Warning: definitely dangerous for the fetus and the mother are cigarettes and alcohol, regardless of the amount.

These chemicals can cause mental retardation, impaired growth, weakened immune system, and a host of respiratory and other illnesses.

All of us in general, and especially pregnant women, should minimize salt intake and avoid canned foods, like vegetables and processed meats, which contain high levels of salt as a preservative.

Luncheon meats are to be avoided for the same reason.

Besides their high salt content, processed foods are unhealthy in themselves as shown by scientific studies.

“It is also prudent for pregnant (even expectant) mothers to watch their weight and limit their intake of carbohydrate (bread, cakes, ice cream, sweets, etc.) and avoid junk foods like potato chips, French fries and fast foods in general,” stresses Dr. Brown.

Tumors of the uterus

Typically, uterine fibroids/myomas (tumors of the womb) are benign (not cancerous). In view of this, the rule “if they don’t bother you, we won’t bother them” is generally assumed, especially since they are such a common finding, according to Dr. Rachel Chua.

Usual symptoms of symptomatic fibroids are bleeding and/or pain, and for these reasons, they are treated regardless of size and age of the patient.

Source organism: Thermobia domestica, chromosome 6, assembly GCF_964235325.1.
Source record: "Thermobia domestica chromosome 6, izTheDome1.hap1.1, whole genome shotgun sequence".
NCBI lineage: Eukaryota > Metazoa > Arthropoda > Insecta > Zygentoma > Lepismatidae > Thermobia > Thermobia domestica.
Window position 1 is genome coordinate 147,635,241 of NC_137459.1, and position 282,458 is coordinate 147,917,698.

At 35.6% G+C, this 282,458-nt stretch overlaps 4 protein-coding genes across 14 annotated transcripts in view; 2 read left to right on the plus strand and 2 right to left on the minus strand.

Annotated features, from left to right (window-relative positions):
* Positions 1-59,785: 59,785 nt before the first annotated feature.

Type of treatment will depend on the woman’s age, pregnancy plans, and surgical risk factors, including body habitus and medical history.

However, menopausal women with an enlarging fibroid need to be aggressively treated due to increased risk of malignant transformation from benign fibroma to leiomyosarcoma, a form of cancer, warns Dr. Chua.

If a patient is not done with childbearing, the uterine fibroids can be removed either hysteroscopically (for fibroid within the uterine cavity) or laparoscopically (for fibroids that are subserosal, on the outer surface of the uterus).

If a patient is done with childbearing, hysterectomy is the choice, especially if there is pathology of the ovaries as well.

As for giant fibroids, laparoscopic vaginal hysterectomy is still an option, with the advent of the Morcellator.

Robotic hysterectomy is state-of-the-art, which allows vaginal removal of an enlarged uterus and its cervix thru a laparoscope, saving the woman from a large abdominal incision.

This husband-and-wife OB-Gyne team successfully performed Robotic hysterectomy recently to remove a 16-week-size uterine fibroid tumor (about the size of a large cantaloupe).

Prior to the availability of Robotic Surgery, this would have required opening the abdomen.

Dr. Brown has been doing Robotic surgery for this condition in Lake Charles.

Medical treatment for fibroids with Lupron is used only preoperatively to decrease blood loss.

A treatment offered at some larger university settings is uterine artery embolization, blocking the artery with a clot, to cut off the blood supply to the fibroid to reduce its growth and size.

This procedure is performed by an interventional radiologist.

The progressive advances in medicine and surgery, which are mind-boggling, are a welcome boon to people’s health and well-being around the globe.